Beamr is one of those mouth-watering iPhone apps that wows not so much because of what it is, but because of what it could be.
The basic idea is very cool: Delve into your photo library, select a handful of photos and choose a cover shot. The app will then superimpose some text and graphics over the cover (you can change the cover text).
But the real magic happens when you share your little faux-magazine. Beamr uses “patent-pending JPEGmini optimization technology” to package and deliver the “magazine”; the result is very quick delivery, and the images can be saved by the recipient at full resolution (for example, 8MP if you shot the pictures with an iPhone 4S/5).
I yearn for more, though. The photos can’t be arranged in any way, and there’s only one style of cover. Also, the app is designed for the iPhone, not the iPad(s) on which it would really shine. Still, it’s a neat trick and worth checking out. And hopefully there’ll be updates that build it out in the near future.
Ah, the ’80s — back when a Tab was something to drink, not deride, and Members Only wasn’t exactly an exclusive club. Reliving (or living, for those born after 1979) those days is as easy as tracking down a six-pack of Tab on the Internet, or purchasing this purple number.
Those who’d rather not deal with their friends’ hysterical laughter or horribly wilted taste buds can simply download a faithful recreation of DONKEY.BAS, probably the best thing Bill Gates ever made, onto their iPad or iPhone.
I’ve seen some amazing photos shot with the increasingly advanced photo hardware (and software) packed into the iPhone, and now the iPad. And while swiping through the images is fun, sometimes you want physical prints. An update to the free Snapfish app lets you have those prints by letting you send images from your iPhone to the closest Walmart, Walgreens, or if you’re in New York, Duane Reade — and they’ll be printed in about an hour.
Just retooled for the iPhone 5, Vlock is a free app that displays a bold Android-ish clock, with date, on your iPhone. It’ll also let you play videos through the clock in a kind of video version of the iPad’s Picture Frame mode, complete with loop and transitions. Combine this with the app’s lockscreen feature, and you’ve got a faux animated Android-y lockscreen. All without a jailbreak.
As a gadget reviewer, I go through a lot of shipped packages. Which means I have to deal with a logistical nightmare second only to the Allied supply lines following the D-Day landings (except my packages tend to be, for the most part, somewhat less liable to explode or cause diarrhea). But that’s OK — I have a secret weapon to help keep everything straight.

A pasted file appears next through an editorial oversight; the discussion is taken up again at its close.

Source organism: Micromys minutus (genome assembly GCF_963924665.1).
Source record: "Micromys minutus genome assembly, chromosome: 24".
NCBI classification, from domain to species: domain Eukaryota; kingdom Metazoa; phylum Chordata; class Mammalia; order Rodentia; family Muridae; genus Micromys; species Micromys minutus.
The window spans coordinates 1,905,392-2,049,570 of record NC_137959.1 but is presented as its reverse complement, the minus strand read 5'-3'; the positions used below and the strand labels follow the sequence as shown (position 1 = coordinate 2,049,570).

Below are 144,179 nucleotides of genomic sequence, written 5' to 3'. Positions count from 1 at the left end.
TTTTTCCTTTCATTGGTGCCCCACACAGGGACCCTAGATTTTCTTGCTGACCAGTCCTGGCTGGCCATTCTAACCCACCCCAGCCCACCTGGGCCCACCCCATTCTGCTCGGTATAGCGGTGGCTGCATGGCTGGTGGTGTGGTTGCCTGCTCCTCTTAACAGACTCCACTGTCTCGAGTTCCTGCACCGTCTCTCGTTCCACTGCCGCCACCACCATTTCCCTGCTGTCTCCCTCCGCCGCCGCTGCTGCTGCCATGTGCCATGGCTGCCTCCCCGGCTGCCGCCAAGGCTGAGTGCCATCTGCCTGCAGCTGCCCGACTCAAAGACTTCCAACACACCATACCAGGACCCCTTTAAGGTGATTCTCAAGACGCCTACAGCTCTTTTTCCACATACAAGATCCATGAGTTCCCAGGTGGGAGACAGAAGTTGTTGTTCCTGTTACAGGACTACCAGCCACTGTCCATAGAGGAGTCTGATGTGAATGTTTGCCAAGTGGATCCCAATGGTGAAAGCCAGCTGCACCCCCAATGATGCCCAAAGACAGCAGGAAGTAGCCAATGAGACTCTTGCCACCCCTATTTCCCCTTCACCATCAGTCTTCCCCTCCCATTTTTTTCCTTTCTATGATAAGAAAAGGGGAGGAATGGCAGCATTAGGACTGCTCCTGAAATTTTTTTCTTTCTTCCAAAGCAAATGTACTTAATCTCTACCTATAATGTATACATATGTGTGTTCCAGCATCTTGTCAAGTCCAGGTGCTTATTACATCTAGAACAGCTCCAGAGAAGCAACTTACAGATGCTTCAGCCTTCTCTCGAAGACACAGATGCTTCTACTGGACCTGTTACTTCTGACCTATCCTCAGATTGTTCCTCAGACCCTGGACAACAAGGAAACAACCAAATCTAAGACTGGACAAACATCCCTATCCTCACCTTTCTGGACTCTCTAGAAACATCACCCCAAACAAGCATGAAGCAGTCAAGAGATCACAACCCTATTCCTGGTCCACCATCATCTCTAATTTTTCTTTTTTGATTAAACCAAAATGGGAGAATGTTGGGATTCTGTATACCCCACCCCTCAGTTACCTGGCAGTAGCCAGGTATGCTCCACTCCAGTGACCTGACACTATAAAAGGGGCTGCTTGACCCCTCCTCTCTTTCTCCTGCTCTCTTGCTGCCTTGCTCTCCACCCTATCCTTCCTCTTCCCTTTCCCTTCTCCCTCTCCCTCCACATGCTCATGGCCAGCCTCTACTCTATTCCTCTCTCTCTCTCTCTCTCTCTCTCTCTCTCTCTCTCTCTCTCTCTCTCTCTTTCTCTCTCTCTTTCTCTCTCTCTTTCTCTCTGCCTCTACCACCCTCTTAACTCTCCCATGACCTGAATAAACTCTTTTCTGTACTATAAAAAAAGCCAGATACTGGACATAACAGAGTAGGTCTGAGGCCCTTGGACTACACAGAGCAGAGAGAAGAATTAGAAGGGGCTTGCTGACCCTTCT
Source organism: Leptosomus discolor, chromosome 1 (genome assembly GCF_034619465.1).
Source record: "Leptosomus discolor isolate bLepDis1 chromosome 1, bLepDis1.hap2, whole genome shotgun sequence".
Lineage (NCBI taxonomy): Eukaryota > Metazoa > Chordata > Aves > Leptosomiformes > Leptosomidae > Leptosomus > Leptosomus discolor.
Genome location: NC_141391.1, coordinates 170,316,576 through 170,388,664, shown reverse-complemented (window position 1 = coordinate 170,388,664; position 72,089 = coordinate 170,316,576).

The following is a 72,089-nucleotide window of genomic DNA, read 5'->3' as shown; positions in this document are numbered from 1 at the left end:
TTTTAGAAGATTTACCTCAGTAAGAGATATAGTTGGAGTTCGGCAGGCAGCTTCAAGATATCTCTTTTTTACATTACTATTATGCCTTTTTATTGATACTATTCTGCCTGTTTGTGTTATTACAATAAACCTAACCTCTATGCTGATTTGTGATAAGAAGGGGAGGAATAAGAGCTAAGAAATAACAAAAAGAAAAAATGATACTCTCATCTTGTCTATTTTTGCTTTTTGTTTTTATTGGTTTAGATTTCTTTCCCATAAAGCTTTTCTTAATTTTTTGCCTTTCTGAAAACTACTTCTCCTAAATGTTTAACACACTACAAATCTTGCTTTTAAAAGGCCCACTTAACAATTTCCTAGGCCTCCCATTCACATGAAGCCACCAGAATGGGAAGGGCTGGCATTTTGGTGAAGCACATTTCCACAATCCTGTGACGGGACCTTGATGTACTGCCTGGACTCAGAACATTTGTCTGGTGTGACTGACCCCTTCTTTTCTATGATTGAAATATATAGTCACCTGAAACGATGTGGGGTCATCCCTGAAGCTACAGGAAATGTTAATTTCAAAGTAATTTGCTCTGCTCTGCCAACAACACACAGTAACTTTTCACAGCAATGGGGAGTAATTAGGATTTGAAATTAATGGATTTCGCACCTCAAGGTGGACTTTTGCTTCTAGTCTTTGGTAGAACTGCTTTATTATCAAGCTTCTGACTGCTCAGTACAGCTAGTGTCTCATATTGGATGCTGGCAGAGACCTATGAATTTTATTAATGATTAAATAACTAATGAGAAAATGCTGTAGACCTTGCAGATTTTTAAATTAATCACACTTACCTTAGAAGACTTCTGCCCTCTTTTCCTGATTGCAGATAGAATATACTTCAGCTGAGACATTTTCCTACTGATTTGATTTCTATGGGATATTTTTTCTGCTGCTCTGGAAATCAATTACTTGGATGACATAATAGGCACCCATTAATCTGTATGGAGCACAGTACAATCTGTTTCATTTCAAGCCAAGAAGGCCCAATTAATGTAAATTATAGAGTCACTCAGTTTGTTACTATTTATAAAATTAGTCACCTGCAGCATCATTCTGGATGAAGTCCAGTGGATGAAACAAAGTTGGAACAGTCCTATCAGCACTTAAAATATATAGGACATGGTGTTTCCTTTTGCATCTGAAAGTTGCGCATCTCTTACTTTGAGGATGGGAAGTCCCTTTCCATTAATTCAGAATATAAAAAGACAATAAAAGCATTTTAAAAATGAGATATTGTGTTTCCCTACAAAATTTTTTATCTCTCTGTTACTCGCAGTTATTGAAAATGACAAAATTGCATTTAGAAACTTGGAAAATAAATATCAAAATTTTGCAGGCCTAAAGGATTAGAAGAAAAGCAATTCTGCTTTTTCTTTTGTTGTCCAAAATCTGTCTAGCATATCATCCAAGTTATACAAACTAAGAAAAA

Junecloud‘s Deliveries Status ($5) tracks shipments in a wonderfully simple, easy-to-read, straightforward manner; and like many of Apple’s own products, it just works.
My iTunes collection is a mess. Ripped CDs, music transferred through home sharing, obscure collections, and then there is the classical and opera that I enjoy. Gee I wish there was a way to fix all the “Track 1 by Unknown Artist” music that I have. And duplicates. Yeah I have some when I pulled in whole albums but already had a few singles. I’m not a huge cover art fan, but gray boxes are boring. I wish I could fix them…
You get three solid apps plus a ton of clip art (don’t think for a moment that you won’t need some clip art at some point) for $89. It’s a nice, and inexpensive, way to get a solid dev environment started.
I remember playing MechWarrior 2 in the mid 90s. Man, what thrill — I spent days piloting horribly destructive giant robots around a 3D battlefield, firing rockets, blasting anything that moved with terawatt lasers.
Of course, that was on my old 386 PC clone, back when I still followed the dark side of the force and hadn’t jumped onto a Mac yet. But the MechWarrior / BattleTech series of games has been around on Apple machines since day one — so I’m pretty jazzed to finally see the a MechWarrior game arrive for the iPad in the form of MechWarrior: Tactical Command.
I’ve never actually played Taboo (which is apparently massively popular; shows you just how much I get out); so when Clucks‘ PR guy referred to this new game as “video Taboo for iPhone,” my reaction was: Huh? So I looked up the game on Wikipedia (and finally realized that I had, indeed, heard of Taboo before), and it turns out that’s a perfect description for Clucks. But he might have called it “the next big social media craze on the iPhone,” because that might turn out to be an even better description.